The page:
Citizens of North Carolina, to the extent that they pay attention to such matters, may be puzzled by the recent storm in a teacup at Duke.
A statistical study co-authored by two Duke economists and a sociologist described data suggesting that black and legacy applicants to Duke are more likely than others to shift majors away from their initial expressed preference for science, engineering or economics to subjects in the humanities or social sciences with a more generous grade distribution.
Heather Mac Donald, writing in the Weekly Standard, summarizes the issues pretty well: “The most surprising finding of the study is that, of incoming students who reported a major, more than 76 percent of black male freshmen at Duke intended to major in the hard sciences or economics, higher even than the percentage of white male freshmen who anticipated such majors. But more than half of those black would-be-science majors switched track in the course of their studies, while less than 8 percent of white males did, so that by senior year, only 35 percent of black males graduated with a science or economics degree, while more than 63 percent of white males did.”
The authors argue that this switching pattern accounts for the reduction in grade-point-average difference between back and white students that occurs between freshman and senior years. Whites do quite a bit better than blacks during freshman year, but this difference almost disappears for seniors.
The course-switching pattern seemed to reflect not race but academic preparation, since the study found a similar pattern for legacy students, admitted, like African Americans, according to somewhat different criteria than the average white or Asian applicant. As Mac Donald explains, “Attrition from a hard science major was wholly accounted for in the paper’s statistical models by a freshman’s level of academic qualifications; race was irrelevant. While science majors had SATs that were 50 points higher than students in the humanities in general, students who had started out in science and then switched had SATs that were 70 points lower than those of science majors.”
It’s hard for many people to see what is the big deal in this controversy. Science is tougher than non-science? “The fact that sciences are harder than humanities is the worst kept secret in higher education,” wrote a student to the Duke Chronicle. Students tend to switch out of subjects in which they are doing badly? Really!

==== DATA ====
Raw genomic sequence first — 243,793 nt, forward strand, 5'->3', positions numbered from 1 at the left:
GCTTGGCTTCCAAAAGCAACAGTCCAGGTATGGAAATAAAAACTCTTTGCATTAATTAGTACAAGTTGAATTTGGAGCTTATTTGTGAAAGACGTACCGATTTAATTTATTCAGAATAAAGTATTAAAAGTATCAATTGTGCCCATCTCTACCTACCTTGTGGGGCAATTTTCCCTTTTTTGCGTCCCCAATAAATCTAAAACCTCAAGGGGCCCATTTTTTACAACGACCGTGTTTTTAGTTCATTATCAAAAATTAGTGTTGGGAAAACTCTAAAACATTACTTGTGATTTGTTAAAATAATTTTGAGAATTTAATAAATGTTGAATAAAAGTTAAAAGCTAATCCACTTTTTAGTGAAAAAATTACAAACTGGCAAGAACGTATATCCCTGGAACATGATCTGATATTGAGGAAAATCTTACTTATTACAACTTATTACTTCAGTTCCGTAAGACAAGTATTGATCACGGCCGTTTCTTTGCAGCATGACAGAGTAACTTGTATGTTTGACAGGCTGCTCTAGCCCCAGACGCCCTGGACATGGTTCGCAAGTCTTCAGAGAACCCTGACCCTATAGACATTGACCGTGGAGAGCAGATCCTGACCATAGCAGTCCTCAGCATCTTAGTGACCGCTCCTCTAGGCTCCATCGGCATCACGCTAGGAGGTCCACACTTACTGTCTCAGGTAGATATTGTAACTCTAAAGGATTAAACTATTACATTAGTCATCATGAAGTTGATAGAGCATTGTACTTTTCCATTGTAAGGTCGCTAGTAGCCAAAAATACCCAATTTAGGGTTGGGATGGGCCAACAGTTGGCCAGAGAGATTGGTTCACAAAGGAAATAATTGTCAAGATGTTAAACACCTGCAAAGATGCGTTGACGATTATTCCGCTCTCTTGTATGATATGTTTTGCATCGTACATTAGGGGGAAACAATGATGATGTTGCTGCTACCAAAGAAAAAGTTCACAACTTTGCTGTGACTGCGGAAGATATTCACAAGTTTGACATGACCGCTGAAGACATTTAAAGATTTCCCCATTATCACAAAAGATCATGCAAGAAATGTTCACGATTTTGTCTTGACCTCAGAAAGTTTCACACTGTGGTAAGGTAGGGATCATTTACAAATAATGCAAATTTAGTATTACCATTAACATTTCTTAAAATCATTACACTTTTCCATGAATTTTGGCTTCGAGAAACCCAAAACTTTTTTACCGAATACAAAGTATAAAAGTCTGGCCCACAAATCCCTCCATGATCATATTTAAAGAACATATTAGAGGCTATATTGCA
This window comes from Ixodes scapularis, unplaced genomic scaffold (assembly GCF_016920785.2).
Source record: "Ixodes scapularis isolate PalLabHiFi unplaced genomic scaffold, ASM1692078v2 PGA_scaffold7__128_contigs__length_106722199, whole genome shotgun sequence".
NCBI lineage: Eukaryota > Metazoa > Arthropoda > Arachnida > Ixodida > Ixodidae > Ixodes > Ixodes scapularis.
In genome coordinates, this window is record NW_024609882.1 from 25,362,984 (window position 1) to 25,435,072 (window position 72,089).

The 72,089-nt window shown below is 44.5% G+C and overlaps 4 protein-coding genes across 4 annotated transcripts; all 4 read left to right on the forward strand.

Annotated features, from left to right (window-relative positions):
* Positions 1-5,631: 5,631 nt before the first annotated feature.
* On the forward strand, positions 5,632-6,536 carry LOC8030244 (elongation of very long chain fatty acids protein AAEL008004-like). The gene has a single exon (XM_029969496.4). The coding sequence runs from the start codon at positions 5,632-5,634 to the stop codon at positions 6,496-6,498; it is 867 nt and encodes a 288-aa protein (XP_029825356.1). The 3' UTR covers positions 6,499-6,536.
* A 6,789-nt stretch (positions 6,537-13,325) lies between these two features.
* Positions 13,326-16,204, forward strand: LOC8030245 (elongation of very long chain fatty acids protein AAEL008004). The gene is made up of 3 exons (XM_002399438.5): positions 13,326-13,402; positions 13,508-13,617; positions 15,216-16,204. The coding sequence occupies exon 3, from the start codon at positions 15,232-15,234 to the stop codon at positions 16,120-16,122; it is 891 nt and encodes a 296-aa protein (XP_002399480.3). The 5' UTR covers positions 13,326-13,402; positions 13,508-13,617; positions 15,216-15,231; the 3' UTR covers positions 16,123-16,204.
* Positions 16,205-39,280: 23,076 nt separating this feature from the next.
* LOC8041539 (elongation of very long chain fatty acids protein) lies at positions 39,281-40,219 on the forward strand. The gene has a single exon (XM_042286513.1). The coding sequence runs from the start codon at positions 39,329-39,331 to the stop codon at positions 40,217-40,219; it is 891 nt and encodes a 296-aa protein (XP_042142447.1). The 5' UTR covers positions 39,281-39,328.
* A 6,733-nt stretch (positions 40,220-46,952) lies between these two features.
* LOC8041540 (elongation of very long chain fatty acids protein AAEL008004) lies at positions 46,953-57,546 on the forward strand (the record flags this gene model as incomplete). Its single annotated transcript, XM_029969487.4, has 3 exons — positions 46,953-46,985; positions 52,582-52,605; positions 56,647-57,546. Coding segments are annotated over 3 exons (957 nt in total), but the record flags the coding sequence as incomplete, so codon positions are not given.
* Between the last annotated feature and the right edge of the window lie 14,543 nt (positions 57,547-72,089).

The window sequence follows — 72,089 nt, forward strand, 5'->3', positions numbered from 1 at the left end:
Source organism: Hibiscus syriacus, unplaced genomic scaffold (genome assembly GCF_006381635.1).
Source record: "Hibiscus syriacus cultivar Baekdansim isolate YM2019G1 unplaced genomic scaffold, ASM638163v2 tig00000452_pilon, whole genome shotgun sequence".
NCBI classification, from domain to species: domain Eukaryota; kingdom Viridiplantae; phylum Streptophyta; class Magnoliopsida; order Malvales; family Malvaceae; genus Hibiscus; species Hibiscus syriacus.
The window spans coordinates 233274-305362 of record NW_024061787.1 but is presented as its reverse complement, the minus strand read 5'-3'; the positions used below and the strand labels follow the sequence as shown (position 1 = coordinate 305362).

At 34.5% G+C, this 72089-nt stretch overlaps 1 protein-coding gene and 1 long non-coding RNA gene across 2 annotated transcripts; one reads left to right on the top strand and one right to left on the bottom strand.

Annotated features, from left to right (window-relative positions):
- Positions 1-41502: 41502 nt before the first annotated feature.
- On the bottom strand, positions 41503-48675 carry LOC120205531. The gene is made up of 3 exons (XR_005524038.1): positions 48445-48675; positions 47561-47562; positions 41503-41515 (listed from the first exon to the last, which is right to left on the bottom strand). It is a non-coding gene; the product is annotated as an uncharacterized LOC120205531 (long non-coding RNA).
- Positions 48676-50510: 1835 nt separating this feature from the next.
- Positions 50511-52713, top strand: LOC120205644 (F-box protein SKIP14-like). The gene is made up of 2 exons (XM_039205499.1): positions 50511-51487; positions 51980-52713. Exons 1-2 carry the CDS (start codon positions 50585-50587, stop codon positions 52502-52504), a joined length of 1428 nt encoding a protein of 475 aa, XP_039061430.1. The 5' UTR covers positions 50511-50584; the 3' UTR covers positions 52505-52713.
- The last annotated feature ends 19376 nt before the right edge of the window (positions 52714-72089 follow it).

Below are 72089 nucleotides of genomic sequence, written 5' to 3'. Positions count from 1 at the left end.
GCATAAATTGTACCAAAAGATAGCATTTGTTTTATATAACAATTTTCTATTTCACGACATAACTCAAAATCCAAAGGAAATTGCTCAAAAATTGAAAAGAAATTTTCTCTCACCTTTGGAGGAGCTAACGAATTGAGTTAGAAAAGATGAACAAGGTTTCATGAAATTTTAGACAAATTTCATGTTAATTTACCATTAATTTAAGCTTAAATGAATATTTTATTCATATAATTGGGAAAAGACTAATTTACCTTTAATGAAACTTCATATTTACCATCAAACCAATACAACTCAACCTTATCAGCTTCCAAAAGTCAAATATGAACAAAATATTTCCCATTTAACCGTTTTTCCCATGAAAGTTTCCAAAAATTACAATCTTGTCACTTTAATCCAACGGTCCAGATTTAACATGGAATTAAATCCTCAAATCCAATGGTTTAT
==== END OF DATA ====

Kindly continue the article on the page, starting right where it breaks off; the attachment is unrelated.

Surprisingly (to most people), this dry-as-dust academic study caused some consternation at Duke, including a protest by the Black Student Alliance.
The statistical facts of the study do not seem to be in dispute. Nevertheless, they can be interpreted in many ways. Unfortunately none of them was explored by the study’s many critics.
Instead, the focus was on two things: First, the fact that the study was submitted as an amicus brief in a case seeking Supreme Court review of affirmative action (Fisher v. Texas). And second, that it upset a number of people. The paper was denounced as “hurtful and alienating” (“boring and quantitative” might be more accurate) and it was said to “reinforce negative stereotypes.”
Research should rise or fall on its own merits. Whether others regard it as worth citing in a legal brief (or anywhere else) doesn’t have anything to do with its merits; nor does the way it makes some people feel.
The emotional reaction is I think the most depressing aspect of the whole thing. It is a testament to Duke’s failure to educate, to teach our students, especially our black students, how to evaluate a study on its scientific merits rather than taking it personally.
The study looks okay to me; I have not taken the time necessary to evaluate it as a peer reviewer might. But the fact that it might be interpreted by some people in a way unfavorable to affirmative action should be utterly irrelevant.
Nevertheless, Duke’s president, Richard Brodhead, invoked the Grutter v. Bollinger case (a 2003 Supreme Court decision that upheld affirmative action) in an attack on the study in his annual address to the faculty on March 22. He first acknowledged the importance of academic freedom, then proceeded to threaten it. After agonizing about Duke’s (not-so-bad!) racial history, he empathized with the distraught students, saying that he could “see why students took offense” at the paper and said that it could “renew the primal insult of the world we are trying to leave behind….”
Researchers should not have to worry about being called on the carpet any time their work might cause anyone to take offense. The solid ground of academic freedom starts turning into quicksand when university presidents rebuke faculty members for drawing “insulting” conclusions on controversial topics.
If those who reacted so emotionally to this paper had been true to the real function of a university they could have disputed the data of the study, the authors’ analysis, or their interpretation. The fact that so many—faculty and administration as well as students—failed to do so is a sad testimony to our failure to educate.